4. Don Brash is the most recent figure involved in the ongoing debate over restrictions being placed on free speech after being uninvited from a speaking event at which university?

4. In 2005 Australia attempted to ban security staff from using “mate” in Parliament House, but it only lasted 24 hours.

7. Since 1987 Samuel L Jackson has starred in at least 2 films a year.


Notices

Letters Send your letters to editor@salient.org.nz

Send your notices to editor@salient.org.nz

Dear Editor, My friend and I have recently finished reading ‘Uncooked Chicken Served in Boulcott Hall Not "Safe, Nourishing, & Inviting"’ Written by Angus Shaw in the Salient Issue number 16, volume 81, titled: ‘Matters of Illumination.’ We both found the reaction of first years, living at Boulcott Hall, to be fucking hilarious. So much so that we consider it to be: “Meme of the Week”. We both thought that those poor students, paying $385 for a bit of uncooked “KFC-style… chicken”, got what they paid for. Only a scam artist would be able to charge you $400 for $2 rip off KFC and form a type of “hype” about it. We’re looking forward to reading about the ill-fortuned “Country Style Chicken” night and the “Texas Rib Styled” sausages on bread dinner. Regards, Two Homeless Guys With A Fuck Load Of Freedom (and yes, we know how to use e-mail) (P.S. We get KFC style chicken AND illness from the rubbish bin outside the business)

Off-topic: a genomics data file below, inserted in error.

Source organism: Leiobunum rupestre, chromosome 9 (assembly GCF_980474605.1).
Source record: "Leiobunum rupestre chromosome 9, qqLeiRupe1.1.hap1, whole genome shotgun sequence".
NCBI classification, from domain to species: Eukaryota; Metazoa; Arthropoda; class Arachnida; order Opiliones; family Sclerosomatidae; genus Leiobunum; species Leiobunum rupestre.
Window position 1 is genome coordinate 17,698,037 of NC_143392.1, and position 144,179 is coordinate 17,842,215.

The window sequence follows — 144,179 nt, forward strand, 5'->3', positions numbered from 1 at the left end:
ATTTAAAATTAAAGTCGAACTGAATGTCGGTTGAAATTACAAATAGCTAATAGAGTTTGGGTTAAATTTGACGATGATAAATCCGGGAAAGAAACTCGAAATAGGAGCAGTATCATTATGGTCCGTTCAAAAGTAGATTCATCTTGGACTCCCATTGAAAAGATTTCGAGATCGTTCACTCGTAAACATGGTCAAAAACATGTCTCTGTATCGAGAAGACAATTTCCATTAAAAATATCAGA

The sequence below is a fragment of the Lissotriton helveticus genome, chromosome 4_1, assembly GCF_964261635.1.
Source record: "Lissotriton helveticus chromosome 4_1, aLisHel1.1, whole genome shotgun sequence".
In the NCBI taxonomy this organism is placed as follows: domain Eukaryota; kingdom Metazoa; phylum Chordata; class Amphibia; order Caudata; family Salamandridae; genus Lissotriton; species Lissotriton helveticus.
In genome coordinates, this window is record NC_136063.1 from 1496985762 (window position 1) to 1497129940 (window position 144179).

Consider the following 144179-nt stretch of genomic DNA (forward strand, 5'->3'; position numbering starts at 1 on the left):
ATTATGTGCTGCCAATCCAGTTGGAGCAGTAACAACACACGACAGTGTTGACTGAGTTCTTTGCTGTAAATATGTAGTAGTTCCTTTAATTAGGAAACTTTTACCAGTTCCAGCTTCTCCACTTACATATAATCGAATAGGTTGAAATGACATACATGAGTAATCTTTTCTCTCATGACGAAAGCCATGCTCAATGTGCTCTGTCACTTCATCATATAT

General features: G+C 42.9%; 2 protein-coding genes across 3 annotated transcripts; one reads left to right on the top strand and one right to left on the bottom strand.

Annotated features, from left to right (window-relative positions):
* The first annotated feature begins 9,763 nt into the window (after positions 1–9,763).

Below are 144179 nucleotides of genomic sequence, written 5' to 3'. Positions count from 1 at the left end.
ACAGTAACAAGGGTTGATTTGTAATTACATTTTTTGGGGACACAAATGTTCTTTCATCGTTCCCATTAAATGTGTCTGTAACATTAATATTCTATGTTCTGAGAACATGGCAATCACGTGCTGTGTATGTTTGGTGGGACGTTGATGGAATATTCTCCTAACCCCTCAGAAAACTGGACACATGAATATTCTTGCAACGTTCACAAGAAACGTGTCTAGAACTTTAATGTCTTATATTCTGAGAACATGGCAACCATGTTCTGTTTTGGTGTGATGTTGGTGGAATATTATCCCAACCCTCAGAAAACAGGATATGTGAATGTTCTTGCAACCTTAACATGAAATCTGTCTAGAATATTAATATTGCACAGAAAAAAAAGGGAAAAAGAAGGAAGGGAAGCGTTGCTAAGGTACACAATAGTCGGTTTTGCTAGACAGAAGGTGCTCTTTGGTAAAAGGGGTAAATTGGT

VUW Women in Tech VUW Women in Tech (VUWWIT) is running a conference on Monday 27 August in SU MT228. WITCon is a conference designed to bring students and industry together to discuss technical and social topics surrounding STEM. We're sponsored by Flux Federation, Catalyst IT, Pik Pok, PwC, and Xero. Seven speakers, a Q&A panel and a Happy Hour at the Hunter Lounge. Get in quick! Tickets are on sale NOW: https://witcon.lilregie.com/

TERTIARY LIVES

public exhibition Featuring personal contributions from students and staff, photographs, and interactive exhibits about why we must work together to ensure every New Zealander has access to life-changing learning opportunities wherever they chose to study. OPENS: 9AM TUESDAY 1 AUGUST 2018 EXHIBITION RUNS FROM 14 - 17 AUGUST 2018 IAN MCKINNON ATRIUM RUTHERFORD HOUSE VICTORIA UNIVERSITY OF WELLINGTON


VUWSA is now hiring next year’s Salient editor/s. The job starts in January 2019 and is a paid position of 40 hours per week if one editor, or 20 hours each if two. The job entails putting the magazine together each week of trimester, liaising with contributors, managing a group of paid staff and volunteers, and engaging with the student body. If you’d like to get a more detailed job description, email editor@salient.org.nz. Applications should include a cover letter outlining your vision for Salient ‘19, your CV, and a portfolio of your written work. Send applications to associationsecretary@vuwsa.org.nz The deadline for applications is Friday 7 September at 5pm.


LUCKNOW S PA C E S SHANTI MATHIAS